We are committed to supporting health care policies rooted in free market principles that will increase freedom in health care decisions and lower insurance premiums for individuals and businesses.  We will take steps to end our involvement in Obamacare Medicaid Expansion and continue to find ways to enable the best health care access possible without unnecessary or unfunded state and federal mandates.

We believe this agenda accurately reflects many of the positions that Republicans campaigned on throughout 2014.   We have listened to our constituents and they have expressed what they believe should be our priorities over the next two years.   We look forward continued input from the people who sent us to the State House  as we work to apply common sense, fiscally responsible solutions to our State’s evolving needs.

Chandler: Rebuilding New Hampshire’s Rainy Day Fund Should be a Priority

by House Republican Leader Rep. Gene Chandler (R-Bartlett)

New Hampshire’s Rainy Day Fund – sometimes called the Revenue Stabilization Account  – was drained of $80 million by the Democrat controlled legislature to maintain or increase spending levels, rather than making spending cuts, during the recent recession.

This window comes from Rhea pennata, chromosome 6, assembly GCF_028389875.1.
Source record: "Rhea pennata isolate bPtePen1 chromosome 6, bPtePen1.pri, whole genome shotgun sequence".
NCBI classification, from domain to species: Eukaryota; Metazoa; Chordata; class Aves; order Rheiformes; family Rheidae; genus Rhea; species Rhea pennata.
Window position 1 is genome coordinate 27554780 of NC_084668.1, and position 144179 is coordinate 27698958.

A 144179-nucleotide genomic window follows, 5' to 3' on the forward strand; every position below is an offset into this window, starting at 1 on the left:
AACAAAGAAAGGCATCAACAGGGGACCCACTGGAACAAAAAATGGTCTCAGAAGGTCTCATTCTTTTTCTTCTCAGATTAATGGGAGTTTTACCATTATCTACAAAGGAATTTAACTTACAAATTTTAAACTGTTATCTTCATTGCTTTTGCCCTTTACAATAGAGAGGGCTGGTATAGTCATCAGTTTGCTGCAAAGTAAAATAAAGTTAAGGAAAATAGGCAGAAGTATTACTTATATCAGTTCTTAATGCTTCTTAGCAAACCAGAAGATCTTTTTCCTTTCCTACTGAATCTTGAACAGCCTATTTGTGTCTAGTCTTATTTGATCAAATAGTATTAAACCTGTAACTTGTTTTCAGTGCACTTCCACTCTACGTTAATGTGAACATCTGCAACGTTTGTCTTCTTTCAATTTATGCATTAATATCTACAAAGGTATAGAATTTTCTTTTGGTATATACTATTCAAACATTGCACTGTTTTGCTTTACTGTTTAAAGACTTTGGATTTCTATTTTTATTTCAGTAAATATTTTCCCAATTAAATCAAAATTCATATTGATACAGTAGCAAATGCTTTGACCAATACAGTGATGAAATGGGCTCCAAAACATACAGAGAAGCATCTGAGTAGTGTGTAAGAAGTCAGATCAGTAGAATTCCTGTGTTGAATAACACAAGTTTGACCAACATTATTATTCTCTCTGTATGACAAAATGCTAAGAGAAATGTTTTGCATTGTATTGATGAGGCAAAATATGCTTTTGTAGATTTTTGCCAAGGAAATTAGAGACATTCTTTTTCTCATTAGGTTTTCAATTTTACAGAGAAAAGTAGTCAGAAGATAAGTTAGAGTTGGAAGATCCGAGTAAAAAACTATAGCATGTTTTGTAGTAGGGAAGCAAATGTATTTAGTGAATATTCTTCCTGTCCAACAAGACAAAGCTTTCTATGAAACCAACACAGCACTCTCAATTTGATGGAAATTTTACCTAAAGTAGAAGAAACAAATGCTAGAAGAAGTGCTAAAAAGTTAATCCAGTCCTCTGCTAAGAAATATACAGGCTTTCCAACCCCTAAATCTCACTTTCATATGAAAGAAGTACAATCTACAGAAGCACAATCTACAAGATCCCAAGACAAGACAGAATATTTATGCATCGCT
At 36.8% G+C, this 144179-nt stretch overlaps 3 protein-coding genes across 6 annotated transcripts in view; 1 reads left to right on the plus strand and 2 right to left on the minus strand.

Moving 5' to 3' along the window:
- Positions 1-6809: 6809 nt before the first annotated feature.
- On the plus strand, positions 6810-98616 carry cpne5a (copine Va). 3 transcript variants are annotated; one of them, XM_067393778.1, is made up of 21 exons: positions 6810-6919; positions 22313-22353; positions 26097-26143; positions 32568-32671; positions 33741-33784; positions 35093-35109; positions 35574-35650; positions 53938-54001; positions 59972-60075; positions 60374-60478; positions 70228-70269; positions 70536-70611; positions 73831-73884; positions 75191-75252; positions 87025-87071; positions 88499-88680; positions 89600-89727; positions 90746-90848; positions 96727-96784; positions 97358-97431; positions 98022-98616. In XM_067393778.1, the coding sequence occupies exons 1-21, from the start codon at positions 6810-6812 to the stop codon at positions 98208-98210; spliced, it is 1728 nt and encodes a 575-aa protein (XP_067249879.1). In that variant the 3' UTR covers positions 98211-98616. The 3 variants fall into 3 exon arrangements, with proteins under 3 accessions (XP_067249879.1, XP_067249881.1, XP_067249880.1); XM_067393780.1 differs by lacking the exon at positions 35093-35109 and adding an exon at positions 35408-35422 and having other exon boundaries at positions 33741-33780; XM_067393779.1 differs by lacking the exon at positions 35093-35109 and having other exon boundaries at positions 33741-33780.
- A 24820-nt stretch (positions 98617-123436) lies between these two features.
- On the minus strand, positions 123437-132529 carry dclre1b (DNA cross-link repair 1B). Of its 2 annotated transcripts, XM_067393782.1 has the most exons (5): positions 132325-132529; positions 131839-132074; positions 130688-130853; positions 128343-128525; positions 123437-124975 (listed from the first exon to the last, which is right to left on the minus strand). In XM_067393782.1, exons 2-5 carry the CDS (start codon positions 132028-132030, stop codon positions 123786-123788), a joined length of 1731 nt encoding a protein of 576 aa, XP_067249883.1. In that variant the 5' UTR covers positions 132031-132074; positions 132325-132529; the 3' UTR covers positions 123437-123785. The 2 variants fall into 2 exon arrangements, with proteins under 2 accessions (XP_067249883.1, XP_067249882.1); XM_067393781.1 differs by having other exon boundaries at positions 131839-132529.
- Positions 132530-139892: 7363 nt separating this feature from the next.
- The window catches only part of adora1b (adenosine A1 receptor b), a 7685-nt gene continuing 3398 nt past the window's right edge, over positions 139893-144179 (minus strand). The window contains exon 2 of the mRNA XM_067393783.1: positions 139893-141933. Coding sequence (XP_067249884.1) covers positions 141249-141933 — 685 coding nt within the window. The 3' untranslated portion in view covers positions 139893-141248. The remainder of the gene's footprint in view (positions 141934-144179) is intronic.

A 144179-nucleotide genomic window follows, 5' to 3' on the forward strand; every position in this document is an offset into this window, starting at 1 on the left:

Under the 2012-2013 Republican budget, New Hampshire was left with a surplus. While most of the money in the surplus was used to help fund the 2014-2015 budget, there is about $15 million left over. The debate in the legislature this year has been whether or not we should spend some of it, or save all of it.

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Op-Ed: Birdsell & Sanborn: It’s a job gap, not a wage gap

By Representative Regina Birdsell (R – Hampstead) & Representative Laurie Sanborn (R – Bedford)

As women and as Human Resources professionals, we believe the national and state-wide Democrat agenda surrounding Paycheck Equity is unnecessary and misleading.